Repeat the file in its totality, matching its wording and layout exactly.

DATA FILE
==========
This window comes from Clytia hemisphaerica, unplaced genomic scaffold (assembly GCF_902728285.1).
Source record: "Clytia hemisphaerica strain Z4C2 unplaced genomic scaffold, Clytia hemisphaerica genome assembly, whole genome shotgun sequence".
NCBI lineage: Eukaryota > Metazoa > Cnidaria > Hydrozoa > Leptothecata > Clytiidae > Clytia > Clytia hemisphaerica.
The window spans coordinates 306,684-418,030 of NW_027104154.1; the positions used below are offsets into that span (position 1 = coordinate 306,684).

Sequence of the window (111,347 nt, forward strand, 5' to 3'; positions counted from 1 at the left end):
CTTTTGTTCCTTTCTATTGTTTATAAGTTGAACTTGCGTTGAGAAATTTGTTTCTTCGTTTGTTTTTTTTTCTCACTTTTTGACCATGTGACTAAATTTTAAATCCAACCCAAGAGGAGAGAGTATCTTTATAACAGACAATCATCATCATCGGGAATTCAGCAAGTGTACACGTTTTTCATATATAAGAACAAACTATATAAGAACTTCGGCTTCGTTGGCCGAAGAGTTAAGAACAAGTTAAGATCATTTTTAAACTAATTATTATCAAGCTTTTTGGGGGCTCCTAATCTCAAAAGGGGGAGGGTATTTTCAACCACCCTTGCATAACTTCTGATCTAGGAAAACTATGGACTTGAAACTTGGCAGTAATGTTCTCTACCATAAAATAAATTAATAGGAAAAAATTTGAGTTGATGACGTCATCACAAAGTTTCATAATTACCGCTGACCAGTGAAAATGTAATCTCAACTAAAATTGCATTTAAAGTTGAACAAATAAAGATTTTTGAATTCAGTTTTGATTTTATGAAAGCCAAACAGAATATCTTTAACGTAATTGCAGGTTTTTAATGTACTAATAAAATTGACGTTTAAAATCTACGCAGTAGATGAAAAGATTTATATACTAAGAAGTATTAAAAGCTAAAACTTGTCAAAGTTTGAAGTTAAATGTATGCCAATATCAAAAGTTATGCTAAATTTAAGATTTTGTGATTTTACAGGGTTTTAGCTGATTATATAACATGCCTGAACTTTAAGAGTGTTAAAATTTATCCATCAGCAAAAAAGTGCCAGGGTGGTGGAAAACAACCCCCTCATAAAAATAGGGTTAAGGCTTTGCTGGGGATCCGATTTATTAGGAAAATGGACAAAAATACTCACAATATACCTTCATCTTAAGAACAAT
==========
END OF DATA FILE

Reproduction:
This window comes from Clytia hemisphaerica, unplaced genomic scaffold (assembly GCF_902728285.1).
Source record: "Clytia hemisphaerica strain Z4C2 unplaced genomic scaffold, Clytia hemisphaerica genome assembly, whole genome shotgun sequence".
NCBI lineage: Eukaryota > Metazoa > Cnidaria > Hydrozoa > Leptothecata > Clytiidae > Clytia > Clytia hemisphaerica.
The window spans coordinates 306,684-418,030 of NW_027104154.1; the positions used below are offsets into that span (position 1 = coordinate 306,684).

Sequence of the window (111,347 nt, forward strand, 5' to 3'; positions counted from 1 at the left end):
CTTTTGTTCCTTTCTATTGTTTATAAGTTGAACTTGCGTTGAGAAATTTGTTTCTTCGTTTGTTTTTTTTTCTCACTTTTTGACCATGTGACTAAATTTTAAATCCAACCCAAGAGGAGAGAGTATCTTTATAACAGACAATCATCATCATCGGGAATTCAGCAAGTGTACACGTTTTTCATATATAAGAACAAACTATATAAGAACTTCGGCTTCGTTGGCCGAAGAGTTAAGAACAAGTTAAGATCATTTTTAAACTAATTATTATCAAGCTTTTTGGGGGCTCCTAATCTCAAAAGGGGGAGGGTATTTTCAACCACCCTTGCATAACTTCTGATCTAGGAAAACTATGGACTTGAAACTTGGCAGTAATGTTCTCTACCATAAAATAAATTAATAGGAAAAAATTTGAGTTGATGACGTCATCACAAAGTTTCATAATTACCGCTGACCAGTGAAAATGTAATCTCAACTAAAATTGCATTTAAAGTTGAACAAATAAAGATTTTTGAATTCAGTTTTGATTTTATGAAAGCCAAACAGAATATCTTTAACGTAATTGCAGGTTTTTAATGTACTAATAAAATTGACGTTTAAAATCTACGCAGTAGATGAAAAGATTTATATACTAAGAAGTATTAAAAGCTAAAACTTGTCAAAGTTTGAAGTTAAATGTATGCCAATATCAAAAGTTATGCTAAATTTAAGATTTTGTGATTTTACAGGGTTTTAGCTGATTATATAACATGCCTGAACTTTAAGAGTGTTAAAATTTATCCATCAGCAAAAAAGTGCCAGGGTGGTGGAAAACAACCCCCTCATAAAAATAGGGTTAAGGCTTTGCTGGGGATCCGATTTATTAGGAAAATGGACAAAAATACTCACAATATACCTTCATCTTAAGAACAAT